Josh Clark: - bacteria, things that just seem so unimportant or even threatening to us are essential to life on earth. That kind of goes with that machine you were talking about, the interrelated parts that each one's very important, even if it doesn't seem like it. So with the loss of biodiversity, say we lose the worms, we lose a lot of the nitrogen in the soil, all of a sudden, our crops fail. So we will be affected one way or another, despite our technology.

Chuck Bryant: Right. It's pretty amazing when you think about that. The smallest thing can have the trickle effect.

Josh Clark: Um hm. And we may actually be able to survive some sort of mass extinction. I mean, we're a pretty smart species. Like, technically, we're subtropical. You know that, right?

Chuck Bryant: Right.

Josh Clark: And we've mastered the colder climes by technology like clothes or tankless hot water heaters, that kind of thing. So we're supposed to be living kind of near the equator. So we could conceivably survive a mass extinction.

Chuck Bryant: Sure.

Josh Clark: We have before actually.

Chuck Bryant: Right.

Josh Clark: Supposedly about 70,000 years ago, humanity faced an evolutionary bottleneck, which is where there's some - a species is brought to the brink of extinction. So imagine it like a bottle, and then the bottleneck comes, and you lose all that life and all those genes, and basically, the populations squeezed down. And they estimate that there was about 15,000 people worldwide on planet earth at that time -

Chuck Bryant: Really?

Josh Clark: - because of that bottleneck. It got that low.

Chuck Bryant: From what number? Do you know?

Josh Clark: I don't know the number, but I think a lot more than 15,000.

Chuck Bryant: Sure.

Josh Clark: So, on the other end, you come out. So really, the evolutionary bottleneck, if the species survives, goes from a bottleneck to an evolutionary hourglass where it becomes robust again and populated. But, if you go back to that bottleneck, it took a lot of inbreeding to get past that point, which, under a theory that I have, explains why a lot of people today mouth-breathe.

Chuck Bryant: Wow.

Josh Clark: Yeah.

Chuck Bryant: Let's hear it.

Josh Clark: That was it.

Chuck Bryant: Oh.

Josh Clark: I think there's mouth-breathers on planet earth today because 70,000 60;years ago, it took a lot of inbreeding to get past our evolutionary bottleneck.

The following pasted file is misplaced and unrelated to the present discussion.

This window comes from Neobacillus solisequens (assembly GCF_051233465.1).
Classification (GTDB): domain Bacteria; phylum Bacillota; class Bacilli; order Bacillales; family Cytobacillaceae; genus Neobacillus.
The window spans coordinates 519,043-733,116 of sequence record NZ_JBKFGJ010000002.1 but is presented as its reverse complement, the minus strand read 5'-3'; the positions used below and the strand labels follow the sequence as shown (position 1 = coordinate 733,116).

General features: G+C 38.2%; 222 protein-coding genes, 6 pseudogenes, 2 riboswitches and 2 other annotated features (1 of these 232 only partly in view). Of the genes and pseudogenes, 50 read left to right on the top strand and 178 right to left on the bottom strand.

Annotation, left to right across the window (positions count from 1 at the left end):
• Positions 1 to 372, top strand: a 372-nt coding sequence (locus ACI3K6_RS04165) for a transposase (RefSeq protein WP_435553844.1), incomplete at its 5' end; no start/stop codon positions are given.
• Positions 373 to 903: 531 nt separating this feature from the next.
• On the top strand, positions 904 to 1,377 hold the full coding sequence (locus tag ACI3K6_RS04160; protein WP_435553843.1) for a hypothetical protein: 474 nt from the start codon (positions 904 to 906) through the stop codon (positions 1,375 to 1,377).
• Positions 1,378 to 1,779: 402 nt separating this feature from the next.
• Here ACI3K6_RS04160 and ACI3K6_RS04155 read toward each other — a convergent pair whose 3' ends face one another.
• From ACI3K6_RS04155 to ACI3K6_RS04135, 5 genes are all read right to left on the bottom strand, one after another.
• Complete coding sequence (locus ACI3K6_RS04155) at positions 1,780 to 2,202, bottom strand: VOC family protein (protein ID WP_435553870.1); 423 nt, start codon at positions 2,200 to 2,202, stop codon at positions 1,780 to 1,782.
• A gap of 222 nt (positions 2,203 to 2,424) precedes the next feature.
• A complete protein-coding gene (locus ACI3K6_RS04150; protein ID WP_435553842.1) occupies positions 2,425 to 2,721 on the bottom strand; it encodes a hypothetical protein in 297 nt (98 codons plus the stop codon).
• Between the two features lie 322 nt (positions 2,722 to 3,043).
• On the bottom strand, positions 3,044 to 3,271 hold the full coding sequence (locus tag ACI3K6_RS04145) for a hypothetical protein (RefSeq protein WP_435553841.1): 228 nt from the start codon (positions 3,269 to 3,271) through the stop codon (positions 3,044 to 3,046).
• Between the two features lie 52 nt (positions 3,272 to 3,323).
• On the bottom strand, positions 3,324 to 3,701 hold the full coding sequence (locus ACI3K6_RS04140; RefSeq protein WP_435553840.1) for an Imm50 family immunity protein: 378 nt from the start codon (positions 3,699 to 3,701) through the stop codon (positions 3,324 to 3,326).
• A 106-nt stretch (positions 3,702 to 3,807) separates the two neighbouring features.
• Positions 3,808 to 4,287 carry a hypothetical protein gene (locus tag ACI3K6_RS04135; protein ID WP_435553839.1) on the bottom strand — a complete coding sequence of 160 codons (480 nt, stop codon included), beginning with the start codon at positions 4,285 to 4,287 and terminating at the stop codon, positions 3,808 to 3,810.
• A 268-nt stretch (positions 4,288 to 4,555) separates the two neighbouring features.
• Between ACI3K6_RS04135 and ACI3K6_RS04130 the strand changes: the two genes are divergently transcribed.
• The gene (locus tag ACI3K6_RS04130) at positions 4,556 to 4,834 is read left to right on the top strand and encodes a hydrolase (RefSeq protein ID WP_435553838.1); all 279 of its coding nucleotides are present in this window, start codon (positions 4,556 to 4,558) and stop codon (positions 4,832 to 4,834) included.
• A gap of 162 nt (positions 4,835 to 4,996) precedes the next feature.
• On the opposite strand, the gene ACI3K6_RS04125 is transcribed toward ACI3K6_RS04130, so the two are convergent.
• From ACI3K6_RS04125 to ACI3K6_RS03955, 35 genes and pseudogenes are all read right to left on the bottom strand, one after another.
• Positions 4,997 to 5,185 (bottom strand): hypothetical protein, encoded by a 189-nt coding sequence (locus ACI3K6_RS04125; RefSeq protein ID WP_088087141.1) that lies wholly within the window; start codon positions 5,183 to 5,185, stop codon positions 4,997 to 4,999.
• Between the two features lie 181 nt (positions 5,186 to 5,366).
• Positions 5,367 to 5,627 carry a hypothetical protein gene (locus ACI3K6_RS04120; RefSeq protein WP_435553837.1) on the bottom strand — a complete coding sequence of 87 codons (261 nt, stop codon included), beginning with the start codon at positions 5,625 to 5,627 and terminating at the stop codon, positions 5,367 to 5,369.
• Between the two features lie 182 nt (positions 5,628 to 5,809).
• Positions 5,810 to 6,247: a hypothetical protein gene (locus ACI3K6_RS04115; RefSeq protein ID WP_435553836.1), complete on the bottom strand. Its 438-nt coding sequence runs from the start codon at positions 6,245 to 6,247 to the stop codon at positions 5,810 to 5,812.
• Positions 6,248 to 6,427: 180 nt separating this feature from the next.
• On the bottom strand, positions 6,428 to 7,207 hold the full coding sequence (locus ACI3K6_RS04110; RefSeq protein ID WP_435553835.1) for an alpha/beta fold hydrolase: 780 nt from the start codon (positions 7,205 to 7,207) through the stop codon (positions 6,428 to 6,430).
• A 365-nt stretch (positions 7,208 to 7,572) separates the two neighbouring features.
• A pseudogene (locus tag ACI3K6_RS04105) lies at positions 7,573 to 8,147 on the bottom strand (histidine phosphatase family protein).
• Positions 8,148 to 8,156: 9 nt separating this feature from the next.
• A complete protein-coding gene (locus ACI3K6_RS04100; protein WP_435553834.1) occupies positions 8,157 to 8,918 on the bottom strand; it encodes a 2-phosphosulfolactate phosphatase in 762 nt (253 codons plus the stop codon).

Chuck Bryant: And previously we breathed -

Josh Clark: Probably through our nose.

Chuck Bryant: Right, gills?

Josh Clark: No, no, no, I mean, you know, like, you ever watch 24?

Chuck Bryant: I watched the first day, so probably no.

Josh Clark: Well, Kiefer Sutherland, he's a good example of a mouth breather. He breathes through his mouth. He breathes with his mouth open. He's a little slack-jawed. You know what I mean?

Chuck Bryant: Yeah.

Josh Clark: Okay. Mr. Sutherland, no offence.

Chuck Bryant: He doesn't listen.

Josh Clark: So, Chuck, that's pretty much the long and short of whether or not we will face a mass extinction. I think it's entirely possible. I know I've been storing water ever since I wrote this.

Chuck Bryant: Really? In your basement! Do you have a bomb shelter?

Josh Clark: I don't know if I'd call it a bomb shelter. It's more like an emergency bachelor pad.

Chuck Bryant: Right. So you've got your Nintendo and your liquor and -

Josh Clark: Yeah, exactly.

Chuck Bryant: Okay.

Josh Clark: And the water.

Chuck Bryant: And the water.

Josh Clark: It legitimizes everything, you know.

Chuck Bryant: Sure.

Josh Clark: If my wife pokes her head, you know, in the door, I'm just, like, "Just, you know, preparing for a mass extinction," you know what I mean?

Chuck Bryant: Get some canned goods, some canned beans and things -

Josh Clark: Oh, I got plenty of that.

Chuck Bryant: - and sleeping bags, and you're all set.

Josh Clark: Yeah, I'll invite you over. You can learn whether or not you're going to die in the next couple of years by reading, "Will We Soon Be Extinct?" on HowStuffWorks.com.